We have reached over 15,000 people this week on Facebook with the brief clips of unedited raw footage from the North Americans this year in Panama City. We’ve had over 500 comments and shares just this week. People are excited about the A.
Panama City was a great event and one that convinced us that the class has a good future. It also encouraged us to think more about how to make high performance and foiling as accessible as possible to existing and prospective A-class sailors. Therefore we have made the move to encourage experimentation for two years at local events and suggest the removal of foiling limitations in the class rules worldwide.
Any change at that level follows a careful and democratic process in the class, and so we want to learn and provide insight from all sides. Glenn Ashby, current world champion and Americas Cup sailing director, provided his thoughts on this and now as a counterpoint another recent world champion, Stevie Brewin, provides his perspective. Both are experts and A-class sailmakers, and both love the class. Here is the full interview:
Bailey: How you think about the A after all of the experiences you now have across other boats you have sailed?
Stevie: The A class is my favorite boat and always will be, it has always been the leader of the pack and a nice boat to sail even when you are on your own. When foiling first came in I was excited about the future. I can tell you that it has been great to learn a new style of sailing over the last year has made me keener than ever before to just want to go for a burn, so so much fun and learning at this time.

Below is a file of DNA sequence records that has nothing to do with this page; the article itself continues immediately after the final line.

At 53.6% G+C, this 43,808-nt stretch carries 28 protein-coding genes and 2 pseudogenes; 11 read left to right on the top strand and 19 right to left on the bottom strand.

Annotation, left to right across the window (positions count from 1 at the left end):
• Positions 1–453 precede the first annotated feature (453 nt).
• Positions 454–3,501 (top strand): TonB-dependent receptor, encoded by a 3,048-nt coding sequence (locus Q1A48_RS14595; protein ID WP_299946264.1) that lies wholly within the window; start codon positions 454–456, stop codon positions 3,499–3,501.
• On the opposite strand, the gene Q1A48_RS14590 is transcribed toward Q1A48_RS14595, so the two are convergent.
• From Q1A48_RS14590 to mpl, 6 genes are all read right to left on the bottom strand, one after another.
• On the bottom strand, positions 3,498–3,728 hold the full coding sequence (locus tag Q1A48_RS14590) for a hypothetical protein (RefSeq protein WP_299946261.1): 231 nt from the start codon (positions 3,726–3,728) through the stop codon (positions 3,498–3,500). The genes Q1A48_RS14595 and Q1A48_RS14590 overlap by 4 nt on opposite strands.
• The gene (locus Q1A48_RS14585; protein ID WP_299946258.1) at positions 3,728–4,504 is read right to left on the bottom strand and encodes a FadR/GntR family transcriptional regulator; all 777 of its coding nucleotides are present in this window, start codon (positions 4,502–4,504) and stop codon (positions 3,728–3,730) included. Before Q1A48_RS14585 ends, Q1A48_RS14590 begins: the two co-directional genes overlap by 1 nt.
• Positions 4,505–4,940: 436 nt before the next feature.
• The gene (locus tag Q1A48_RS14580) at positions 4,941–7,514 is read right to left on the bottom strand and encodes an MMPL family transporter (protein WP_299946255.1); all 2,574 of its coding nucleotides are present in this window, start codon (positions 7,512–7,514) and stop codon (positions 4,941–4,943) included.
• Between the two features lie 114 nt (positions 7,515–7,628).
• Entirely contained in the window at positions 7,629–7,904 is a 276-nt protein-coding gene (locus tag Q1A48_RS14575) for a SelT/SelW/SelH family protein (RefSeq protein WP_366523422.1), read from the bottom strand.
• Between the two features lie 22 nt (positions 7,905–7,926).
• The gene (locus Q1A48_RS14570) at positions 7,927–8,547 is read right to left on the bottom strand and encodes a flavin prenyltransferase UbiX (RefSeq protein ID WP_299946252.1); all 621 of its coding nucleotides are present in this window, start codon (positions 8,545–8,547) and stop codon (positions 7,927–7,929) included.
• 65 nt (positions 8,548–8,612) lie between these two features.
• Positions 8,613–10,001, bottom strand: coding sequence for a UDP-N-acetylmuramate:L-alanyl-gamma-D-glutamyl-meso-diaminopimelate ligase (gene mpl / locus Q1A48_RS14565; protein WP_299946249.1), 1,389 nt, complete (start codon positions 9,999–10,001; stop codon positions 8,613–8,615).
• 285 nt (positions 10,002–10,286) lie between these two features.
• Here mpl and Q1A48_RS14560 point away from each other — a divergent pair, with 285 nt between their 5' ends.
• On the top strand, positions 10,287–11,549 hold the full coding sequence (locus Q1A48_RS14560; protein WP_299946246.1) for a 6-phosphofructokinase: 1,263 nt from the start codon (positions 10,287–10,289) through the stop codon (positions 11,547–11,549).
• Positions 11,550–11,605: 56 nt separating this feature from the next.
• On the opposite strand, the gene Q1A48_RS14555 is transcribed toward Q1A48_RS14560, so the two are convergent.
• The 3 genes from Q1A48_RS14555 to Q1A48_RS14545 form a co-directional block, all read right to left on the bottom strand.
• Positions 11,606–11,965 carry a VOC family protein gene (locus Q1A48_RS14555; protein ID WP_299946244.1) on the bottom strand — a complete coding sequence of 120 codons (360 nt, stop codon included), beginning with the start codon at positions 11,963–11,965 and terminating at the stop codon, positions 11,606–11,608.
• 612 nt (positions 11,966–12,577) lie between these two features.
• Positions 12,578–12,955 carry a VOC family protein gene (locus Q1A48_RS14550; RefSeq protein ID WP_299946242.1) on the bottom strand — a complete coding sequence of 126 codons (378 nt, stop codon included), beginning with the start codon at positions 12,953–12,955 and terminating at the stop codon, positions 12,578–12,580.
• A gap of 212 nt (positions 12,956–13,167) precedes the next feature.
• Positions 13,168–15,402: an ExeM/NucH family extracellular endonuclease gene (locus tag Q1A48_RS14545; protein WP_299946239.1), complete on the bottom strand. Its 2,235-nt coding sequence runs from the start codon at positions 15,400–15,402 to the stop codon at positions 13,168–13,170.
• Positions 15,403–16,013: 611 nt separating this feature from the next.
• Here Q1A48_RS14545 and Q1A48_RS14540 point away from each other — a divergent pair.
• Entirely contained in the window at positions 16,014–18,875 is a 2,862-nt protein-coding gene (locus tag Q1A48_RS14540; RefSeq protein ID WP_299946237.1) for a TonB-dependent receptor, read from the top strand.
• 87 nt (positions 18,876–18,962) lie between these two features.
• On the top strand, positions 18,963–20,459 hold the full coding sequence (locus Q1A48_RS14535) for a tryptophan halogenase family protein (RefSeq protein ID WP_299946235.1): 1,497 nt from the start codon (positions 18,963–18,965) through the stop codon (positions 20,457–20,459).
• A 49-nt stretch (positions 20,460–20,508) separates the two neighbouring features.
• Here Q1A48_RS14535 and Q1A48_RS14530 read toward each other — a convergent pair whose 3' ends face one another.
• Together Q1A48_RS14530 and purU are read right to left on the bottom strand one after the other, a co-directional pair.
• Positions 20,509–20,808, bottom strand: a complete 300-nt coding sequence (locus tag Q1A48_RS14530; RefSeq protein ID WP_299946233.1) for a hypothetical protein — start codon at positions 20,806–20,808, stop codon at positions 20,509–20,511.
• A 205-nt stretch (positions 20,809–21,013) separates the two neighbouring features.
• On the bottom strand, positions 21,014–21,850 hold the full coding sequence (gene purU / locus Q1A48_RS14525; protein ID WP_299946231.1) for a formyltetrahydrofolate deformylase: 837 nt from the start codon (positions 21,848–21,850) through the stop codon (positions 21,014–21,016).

Bailey: Should we keep rule 8 or any portion of it? What does your experience tell you will make the A sail its best, be the most fun, and stay relatively inexpensive in the years to come?
Stevie: At this time I voted to keep rule 8, not saying that that is what other people need to follow as we all have different looks and ideas about the rule and future. The reason I voted this way is because right now I am foiling very well on the A cat and reaching extremely good speeds, downwind in particular. I don’t record speed often, but in 12 knots of breeze I am normally about 22 knots downwind though have been recorded as high as 28.
I see other people in the class not wanting to raise centerboards and going to designs that allow you to keep both boards down for tactical reasons. I am pretty convinced that if rule 8 goes, then windward boards will be getting raised. This will make it harder for a lot of people.
I feel that both boards down help you balance the boat. When the windward hull dips the foil lift kicks in and helps push you back up and likewise when flying hull it works the other way. I see a lot of people getting washed of when foiling with one board up, essentially two Z boards are like a V board with a 1.5 meter gap at the bottom; that’s why they work best at this stage of the development.
Rule 8 was meant to stop us foiling, so it didn’t work. I never voted at the time in 2009 as I wasn’t sure. Right now any votes are only to decide whether to go to ballot, so people can change their mind if we get to the ballot. At the worlds in NZ I was sure that rule 8 was a mistake, 18 months later I am not so sure. I do believe the boats will get a lot more expensive to run without rule 8, more development and material costs. That part doesn’t worry me, but we need to be mindful of the majority of the fleet and future growth of the class. What we do need is certainty, and boats need to stay affordable.
Any V style foil will be bad if there is weed. Right now we can get the boards up to get rid of it.